July 17, 1944 (19th Parliament, 5th Session)


William Lyon Mackenzie King (Prime Minister; Secretary of State for External Affairs; President of the Privy Council)



No-if my
hon. friend will just be courteous and allow me to make my statement. I should like to have the position made perfectly clear. When I sawT in the press the statement that at the dinner there would be a broadcast by myself I immediately felt that some persons, perhaps a good many more than I had reason to feel might so regard it, might think that the occasion had been arranged from some political motive and that any address or remarks by myself on that evening would be made for purposes of furthering some political end.
I immediately ascertained who among my friends had the matter more immediately in hand. I not only spoke to them, but I put myself on record in a letter in which I stated that much as I appreciated the compliment of the dinner I felt I would have to decline to make any broadcast on that occasion, that were I to do so my own motives and the motives of the party would most certainly be mistaken. I asked that as some announcement had been made in the press to the effect that I would be broadcasting on that evening, a correction be made. I gave as my reasons not merely the possible misconstruction that might be placed on a broadcast at that time, but also my feeling that with the war at the stage at which it is at the present, I was the last one who would wish to be responsible in
any way for possible further political controversy at this time. Moreover I pointed out that there was likely to be a provincial election; in fact, a provincial election in the province of Quebec had been mentioned. It was some days ago that I spoke of this matter. Since then it has been decided to hold provincial elections in both Alberta and New Brunswick. It is natural that some persons should have minds akin to that of the hon. member who has asked this question. I pointed out such persons would assume of course that there must be something sinister and ulterior about the proposed recognition of the occasion in the manner suggested.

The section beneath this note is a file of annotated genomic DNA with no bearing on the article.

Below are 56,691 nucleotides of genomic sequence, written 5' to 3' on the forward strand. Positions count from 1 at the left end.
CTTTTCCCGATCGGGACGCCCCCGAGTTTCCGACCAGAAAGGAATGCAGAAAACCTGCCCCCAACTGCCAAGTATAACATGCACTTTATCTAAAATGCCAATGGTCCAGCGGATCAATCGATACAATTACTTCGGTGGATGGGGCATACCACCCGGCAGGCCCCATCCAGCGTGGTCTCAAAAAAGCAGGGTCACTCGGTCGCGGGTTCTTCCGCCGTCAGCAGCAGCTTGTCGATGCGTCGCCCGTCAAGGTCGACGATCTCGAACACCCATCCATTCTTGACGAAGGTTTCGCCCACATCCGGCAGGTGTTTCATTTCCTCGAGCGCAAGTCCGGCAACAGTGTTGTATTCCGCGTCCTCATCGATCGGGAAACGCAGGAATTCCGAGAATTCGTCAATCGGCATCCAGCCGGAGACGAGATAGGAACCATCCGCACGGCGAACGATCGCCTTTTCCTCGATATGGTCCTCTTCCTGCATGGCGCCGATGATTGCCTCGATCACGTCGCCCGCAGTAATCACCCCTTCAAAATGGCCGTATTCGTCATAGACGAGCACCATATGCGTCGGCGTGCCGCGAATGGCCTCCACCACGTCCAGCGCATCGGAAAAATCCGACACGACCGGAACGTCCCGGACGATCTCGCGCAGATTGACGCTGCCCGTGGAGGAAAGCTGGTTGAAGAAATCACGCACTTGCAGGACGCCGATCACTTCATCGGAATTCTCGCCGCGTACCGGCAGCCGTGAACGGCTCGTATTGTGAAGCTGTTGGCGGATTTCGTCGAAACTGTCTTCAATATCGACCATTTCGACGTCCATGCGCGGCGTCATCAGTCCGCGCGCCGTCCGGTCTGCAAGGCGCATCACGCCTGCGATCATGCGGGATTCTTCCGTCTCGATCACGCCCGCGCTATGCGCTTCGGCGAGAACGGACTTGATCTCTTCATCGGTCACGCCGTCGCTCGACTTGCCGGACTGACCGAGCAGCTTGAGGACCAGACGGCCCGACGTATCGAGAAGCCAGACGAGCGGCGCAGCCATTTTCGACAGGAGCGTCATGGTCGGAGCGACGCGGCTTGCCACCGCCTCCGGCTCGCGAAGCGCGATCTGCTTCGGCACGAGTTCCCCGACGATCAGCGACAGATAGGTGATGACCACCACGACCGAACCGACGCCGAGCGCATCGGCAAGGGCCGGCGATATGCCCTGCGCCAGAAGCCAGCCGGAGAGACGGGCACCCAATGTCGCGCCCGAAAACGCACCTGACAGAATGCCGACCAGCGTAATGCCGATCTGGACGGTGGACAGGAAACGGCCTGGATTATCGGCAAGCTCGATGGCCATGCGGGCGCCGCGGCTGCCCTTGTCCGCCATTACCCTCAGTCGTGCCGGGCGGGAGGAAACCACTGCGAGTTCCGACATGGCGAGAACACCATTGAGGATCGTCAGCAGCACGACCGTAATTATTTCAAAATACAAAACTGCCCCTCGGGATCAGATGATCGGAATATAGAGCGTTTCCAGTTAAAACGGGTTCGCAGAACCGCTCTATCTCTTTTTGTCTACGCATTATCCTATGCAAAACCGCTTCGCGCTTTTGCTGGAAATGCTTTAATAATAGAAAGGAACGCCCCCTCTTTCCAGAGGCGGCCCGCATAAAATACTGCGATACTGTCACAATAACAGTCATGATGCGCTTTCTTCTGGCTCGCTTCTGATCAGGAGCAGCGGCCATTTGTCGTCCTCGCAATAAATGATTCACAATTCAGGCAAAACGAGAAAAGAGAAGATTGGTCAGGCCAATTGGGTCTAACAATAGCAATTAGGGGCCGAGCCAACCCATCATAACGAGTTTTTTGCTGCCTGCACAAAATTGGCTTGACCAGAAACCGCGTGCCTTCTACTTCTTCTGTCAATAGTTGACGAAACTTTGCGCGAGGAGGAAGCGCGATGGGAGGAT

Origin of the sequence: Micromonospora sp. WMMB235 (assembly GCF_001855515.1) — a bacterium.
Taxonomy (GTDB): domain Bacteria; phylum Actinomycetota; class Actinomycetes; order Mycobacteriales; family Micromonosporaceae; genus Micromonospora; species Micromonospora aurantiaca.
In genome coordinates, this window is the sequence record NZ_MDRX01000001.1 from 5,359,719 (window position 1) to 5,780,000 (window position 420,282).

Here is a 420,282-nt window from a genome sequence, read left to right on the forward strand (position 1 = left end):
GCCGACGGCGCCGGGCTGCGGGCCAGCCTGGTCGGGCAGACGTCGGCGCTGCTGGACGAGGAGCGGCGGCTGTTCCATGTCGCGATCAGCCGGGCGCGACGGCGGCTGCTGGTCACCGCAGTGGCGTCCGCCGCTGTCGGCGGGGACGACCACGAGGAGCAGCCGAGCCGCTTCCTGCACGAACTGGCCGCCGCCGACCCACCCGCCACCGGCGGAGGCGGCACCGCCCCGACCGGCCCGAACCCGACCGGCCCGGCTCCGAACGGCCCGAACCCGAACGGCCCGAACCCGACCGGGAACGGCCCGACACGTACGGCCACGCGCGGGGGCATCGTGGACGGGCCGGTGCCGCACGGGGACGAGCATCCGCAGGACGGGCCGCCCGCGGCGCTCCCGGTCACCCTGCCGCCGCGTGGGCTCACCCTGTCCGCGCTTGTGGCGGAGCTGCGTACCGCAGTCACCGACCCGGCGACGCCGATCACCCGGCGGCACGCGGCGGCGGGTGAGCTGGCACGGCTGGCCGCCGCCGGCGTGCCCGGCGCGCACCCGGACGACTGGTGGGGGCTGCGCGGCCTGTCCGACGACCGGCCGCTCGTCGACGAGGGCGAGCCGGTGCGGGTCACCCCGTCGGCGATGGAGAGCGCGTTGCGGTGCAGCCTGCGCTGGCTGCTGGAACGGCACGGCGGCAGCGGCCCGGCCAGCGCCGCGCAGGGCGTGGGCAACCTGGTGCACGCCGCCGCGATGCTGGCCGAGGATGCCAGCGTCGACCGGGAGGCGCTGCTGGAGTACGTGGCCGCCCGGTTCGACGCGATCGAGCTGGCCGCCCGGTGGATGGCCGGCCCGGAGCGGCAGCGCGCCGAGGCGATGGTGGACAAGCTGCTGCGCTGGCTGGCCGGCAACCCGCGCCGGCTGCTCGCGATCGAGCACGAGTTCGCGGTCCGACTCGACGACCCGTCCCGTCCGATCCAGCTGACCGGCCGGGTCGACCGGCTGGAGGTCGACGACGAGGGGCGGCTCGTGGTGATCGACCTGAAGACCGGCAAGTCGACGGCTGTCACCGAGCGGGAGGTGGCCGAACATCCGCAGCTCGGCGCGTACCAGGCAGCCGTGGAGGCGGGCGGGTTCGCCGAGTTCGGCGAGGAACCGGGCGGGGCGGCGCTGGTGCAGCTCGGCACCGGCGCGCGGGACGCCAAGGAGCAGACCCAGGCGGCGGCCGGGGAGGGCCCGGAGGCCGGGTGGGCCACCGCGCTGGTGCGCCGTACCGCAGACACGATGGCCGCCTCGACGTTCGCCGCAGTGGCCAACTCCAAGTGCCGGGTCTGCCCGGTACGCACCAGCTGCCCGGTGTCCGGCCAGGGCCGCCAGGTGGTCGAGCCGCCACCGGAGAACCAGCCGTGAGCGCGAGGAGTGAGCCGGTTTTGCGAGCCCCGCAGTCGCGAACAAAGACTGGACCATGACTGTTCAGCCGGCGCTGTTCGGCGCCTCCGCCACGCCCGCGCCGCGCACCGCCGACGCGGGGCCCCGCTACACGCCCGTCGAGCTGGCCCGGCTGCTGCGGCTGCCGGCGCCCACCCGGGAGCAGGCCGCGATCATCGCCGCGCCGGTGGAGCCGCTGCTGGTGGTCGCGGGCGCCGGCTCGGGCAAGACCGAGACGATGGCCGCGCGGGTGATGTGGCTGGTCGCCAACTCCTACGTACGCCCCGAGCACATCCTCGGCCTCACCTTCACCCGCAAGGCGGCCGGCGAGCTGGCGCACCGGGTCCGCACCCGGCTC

I have noticed in this morning's paper the following statement which I think puts the matter in its true light. I shall quote it as I believe it has been sent to the press generally throughout Canada:
A speech Prime Minister Mackenzie King is scheduled to deliver August 7 at a dinner marking the 25th anniversary of his leadership of the Liberal party will not be broadcast, it was announced last night.
The committee in charge of arrangements for the dinner said in a statement that an earlier announcement that the speech would be broadcast over the national network of the C.B.C. was made before consultation with the Prime Minister.
The statement added that Mr. King felt that any broadcast which might be made "would almost certainly be construed as having a political motive and as such might give rise to political controversy." This, Mr. King is most anxious to avoid . . . particularly at this stage of the war and at a time when elections are being held in three of the provinces of Canada.
(Elections will be held in Quebec and Alberta August 8 and in New Brunswick August 28.)
I hope that what I have said and what appears in the press will be sufficient to make perfectly clear that neither the committee in charge of this complimentary dinner nor I myself have any desire to make political capital out of this recognition by my fellow members in parliament of the 25th anniversary of my election as leader of the Liberal party of Canada.

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